Installation History

History of the Laser


... A Story of Technology Transfer

(Note: This story originally appeared in The Redstone Rocket 16 August 1972, pp. 1, 10-11)

The Army missile engineer takes a handful of newspaper clippings from a drawer and hands them across the desk.

"Look at this. The Air Force guided one bomb right up the mouth of a railroad tunnel," he says as he sorts through the clippings for another example.

This story is about smart bombs. All the clippings tell of the almost incredible accuracy laser guided bombs are demonstrating in the air war over North Vietnam, accuracy that the Secretary of the Air Force recently said made it possible for one tactical fighter to accomplish "what 25 might have done in the past."

The intense interest the civilian missile engineer and many of his colleagues in the research and development organization of the U.S. Army Missile Command at Redstone Arsenal have in news accounts of the combat success of the first laser guided weapons is understandable.

His name is David J. Salonimer. He has been working on laser guidance concepts and techniques for the Army since 1961. Many of the men who worked with him insist Salonimer was the key man in the successful effort to pioneer the concept, technology and experimental hardware subsequently used by the Air Force in the development of the laser guided smart bomb.

salonimer holding laser

The Army missile team makes no claim to paternity, but the smart bomb has a host of proud uncles at Redstone. Their work from the outset was aimed at laser guided weapons that could be used by the Army. In developing them, they devised and proved a guidance concept applicable to bombs, rockets, missiles, even artillery shells, then transferred what they had learned to their Air Force counterparts and assisted them in bringing along the smart bomb. How that happened provides a classic example of how problems solved by one research team can give another a running start.

Widely hailed by laymen as a potential wonder weapon almost from the moment more than a decade ago when it was first demonstrated in the laboratory, a laser converts electrical energy into a very narrow, coherent beam of light, light of extreme brightness. Despite the predictions of those who said the advent of the laser in 1960 meant a death ray lay just around the corner, there were—and still are—major technical problems involved in using lasers as weapons. Lasers are fairly inefficient devices. The early models required enormous electrical power to operate. The special properties of the laser beam, however, aroused immediate interest.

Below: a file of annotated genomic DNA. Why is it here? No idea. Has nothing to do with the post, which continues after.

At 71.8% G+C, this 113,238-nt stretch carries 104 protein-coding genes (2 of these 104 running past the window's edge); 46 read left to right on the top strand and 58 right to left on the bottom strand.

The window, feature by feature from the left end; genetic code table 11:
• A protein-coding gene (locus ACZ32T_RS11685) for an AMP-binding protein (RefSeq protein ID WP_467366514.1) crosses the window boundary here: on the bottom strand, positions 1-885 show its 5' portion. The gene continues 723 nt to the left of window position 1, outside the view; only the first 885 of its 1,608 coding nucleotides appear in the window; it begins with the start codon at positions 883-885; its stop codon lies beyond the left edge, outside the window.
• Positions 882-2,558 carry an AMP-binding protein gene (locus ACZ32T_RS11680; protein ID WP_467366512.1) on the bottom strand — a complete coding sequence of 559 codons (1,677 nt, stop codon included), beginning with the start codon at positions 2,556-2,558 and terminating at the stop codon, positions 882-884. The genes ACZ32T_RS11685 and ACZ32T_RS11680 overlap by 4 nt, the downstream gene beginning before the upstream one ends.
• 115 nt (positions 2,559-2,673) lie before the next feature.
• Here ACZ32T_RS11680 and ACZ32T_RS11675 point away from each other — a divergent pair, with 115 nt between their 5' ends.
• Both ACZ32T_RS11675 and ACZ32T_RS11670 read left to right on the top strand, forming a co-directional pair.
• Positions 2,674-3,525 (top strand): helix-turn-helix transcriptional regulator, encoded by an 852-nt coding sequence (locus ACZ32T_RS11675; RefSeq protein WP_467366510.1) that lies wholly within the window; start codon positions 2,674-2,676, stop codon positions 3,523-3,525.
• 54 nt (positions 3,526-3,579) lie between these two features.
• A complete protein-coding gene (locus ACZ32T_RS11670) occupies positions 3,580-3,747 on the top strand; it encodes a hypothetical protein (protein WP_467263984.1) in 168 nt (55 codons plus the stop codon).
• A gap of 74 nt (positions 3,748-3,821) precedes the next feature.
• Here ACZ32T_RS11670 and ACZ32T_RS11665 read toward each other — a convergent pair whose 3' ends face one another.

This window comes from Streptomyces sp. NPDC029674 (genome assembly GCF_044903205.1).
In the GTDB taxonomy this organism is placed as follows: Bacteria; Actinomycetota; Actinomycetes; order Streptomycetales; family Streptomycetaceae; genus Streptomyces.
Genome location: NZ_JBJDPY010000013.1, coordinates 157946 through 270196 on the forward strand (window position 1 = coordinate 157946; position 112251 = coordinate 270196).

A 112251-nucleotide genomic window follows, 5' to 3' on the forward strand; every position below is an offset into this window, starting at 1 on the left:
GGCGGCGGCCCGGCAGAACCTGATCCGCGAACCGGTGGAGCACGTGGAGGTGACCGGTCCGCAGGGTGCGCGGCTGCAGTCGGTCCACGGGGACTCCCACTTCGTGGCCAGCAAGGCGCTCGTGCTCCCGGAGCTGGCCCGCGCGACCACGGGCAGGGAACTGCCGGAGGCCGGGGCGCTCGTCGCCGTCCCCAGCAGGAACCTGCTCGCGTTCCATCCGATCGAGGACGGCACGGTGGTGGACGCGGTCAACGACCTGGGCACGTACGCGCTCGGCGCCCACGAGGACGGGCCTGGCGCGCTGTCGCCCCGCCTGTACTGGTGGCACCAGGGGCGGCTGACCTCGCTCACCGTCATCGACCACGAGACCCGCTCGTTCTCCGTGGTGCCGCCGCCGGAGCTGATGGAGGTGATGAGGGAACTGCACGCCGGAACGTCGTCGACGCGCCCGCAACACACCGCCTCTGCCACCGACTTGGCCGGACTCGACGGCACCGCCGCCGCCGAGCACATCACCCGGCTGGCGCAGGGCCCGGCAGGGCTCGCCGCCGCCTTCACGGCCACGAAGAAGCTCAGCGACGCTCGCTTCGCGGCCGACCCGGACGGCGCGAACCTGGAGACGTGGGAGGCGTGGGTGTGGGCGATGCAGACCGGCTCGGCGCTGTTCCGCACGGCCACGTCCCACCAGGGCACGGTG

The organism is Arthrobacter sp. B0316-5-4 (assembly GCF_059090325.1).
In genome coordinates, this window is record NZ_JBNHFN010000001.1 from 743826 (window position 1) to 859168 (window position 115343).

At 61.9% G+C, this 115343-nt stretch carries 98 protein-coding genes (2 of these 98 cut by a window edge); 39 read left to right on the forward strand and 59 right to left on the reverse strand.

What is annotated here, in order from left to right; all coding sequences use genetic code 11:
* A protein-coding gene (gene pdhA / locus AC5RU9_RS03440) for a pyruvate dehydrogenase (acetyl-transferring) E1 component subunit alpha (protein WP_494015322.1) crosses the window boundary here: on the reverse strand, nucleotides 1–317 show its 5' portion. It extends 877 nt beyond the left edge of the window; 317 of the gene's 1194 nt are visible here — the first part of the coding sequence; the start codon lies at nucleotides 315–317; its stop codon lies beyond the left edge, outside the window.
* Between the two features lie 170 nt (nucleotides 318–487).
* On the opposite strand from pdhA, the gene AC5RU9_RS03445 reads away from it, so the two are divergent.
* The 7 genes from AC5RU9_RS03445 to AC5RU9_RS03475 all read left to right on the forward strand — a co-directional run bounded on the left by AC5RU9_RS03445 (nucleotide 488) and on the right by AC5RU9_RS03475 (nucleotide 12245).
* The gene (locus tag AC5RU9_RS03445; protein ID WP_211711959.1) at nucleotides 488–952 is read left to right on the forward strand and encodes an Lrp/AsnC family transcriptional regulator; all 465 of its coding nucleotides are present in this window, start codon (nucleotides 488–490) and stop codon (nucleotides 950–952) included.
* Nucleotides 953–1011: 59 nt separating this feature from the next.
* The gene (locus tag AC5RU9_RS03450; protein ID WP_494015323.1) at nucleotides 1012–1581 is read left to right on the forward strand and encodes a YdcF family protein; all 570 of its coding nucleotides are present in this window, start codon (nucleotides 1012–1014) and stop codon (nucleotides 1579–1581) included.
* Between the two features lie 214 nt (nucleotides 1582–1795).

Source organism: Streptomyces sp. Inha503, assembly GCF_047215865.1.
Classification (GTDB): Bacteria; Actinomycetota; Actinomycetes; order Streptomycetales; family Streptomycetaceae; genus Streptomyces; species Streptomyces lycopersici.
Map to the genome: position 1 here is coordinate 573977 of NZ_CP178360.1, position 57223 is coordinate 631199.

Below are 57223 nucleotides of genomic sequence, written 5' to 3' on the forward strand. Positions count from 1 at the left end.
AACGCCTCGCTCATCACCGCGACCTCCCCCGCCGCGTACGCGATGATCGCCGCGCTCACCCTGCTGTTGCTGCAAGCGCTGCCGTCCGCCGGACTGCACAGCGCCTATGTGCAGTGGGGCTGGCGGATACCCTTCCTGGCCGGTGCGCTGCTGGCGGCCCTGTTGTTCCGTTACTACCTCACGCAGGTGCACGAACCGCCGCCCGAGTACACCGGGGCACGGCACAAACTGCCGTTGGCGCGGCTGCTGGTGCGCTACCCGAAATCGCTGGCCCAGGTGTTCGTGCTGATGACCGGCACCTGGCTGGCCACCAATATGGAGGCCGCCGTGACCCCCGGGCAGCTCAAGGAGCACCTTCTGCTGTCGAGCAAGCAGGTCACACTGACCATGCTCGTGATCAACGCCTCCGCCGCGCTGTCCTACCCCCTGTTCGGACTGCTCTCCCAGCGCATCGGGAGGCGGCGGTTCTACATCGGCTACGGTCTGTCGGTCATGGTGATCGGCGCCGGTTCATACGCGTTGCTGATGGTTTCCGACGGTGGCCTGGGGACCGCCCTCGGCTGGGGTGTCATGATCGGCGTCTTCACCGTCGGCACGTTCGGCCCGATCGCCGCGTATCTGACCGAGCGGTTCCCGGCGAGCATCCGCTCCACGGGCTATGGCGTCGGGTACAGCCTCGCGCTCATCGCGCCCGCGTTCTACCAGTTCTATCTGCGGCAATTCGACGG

Dr. John L. McDaniel, Director of Missile Command research and engineering, recalls: "Many people in our business could see that the laser might be a way to do something. The trick lay in finding a practical application for it."

The something that interested Army missile engineers and others in the defense industry looked to be the answer to a particularly tough problem. By the early 1960s ways had been devised to guide missiles to hit tanks so long as the man who fired the missile had the tank in sight. The next step: finding a way to hit a tank when it was out of sight of the man who fired the missile.

A possible solution involved using some distinctive characteristic of the tank itself that a missile guidance system could recognize and home on, the way a heat-seeking missile steers itself to the heat given off by an airplane engine. For a variety of technical reasons, that approach failed. When it did, those working on the problem began searching for a way to mark the target. What they wanted was a means to project a distinctive signature on the tank that a missile guidance system could recognize. Radio, radar, infrared and a host of other technical approaches were tried. All failed.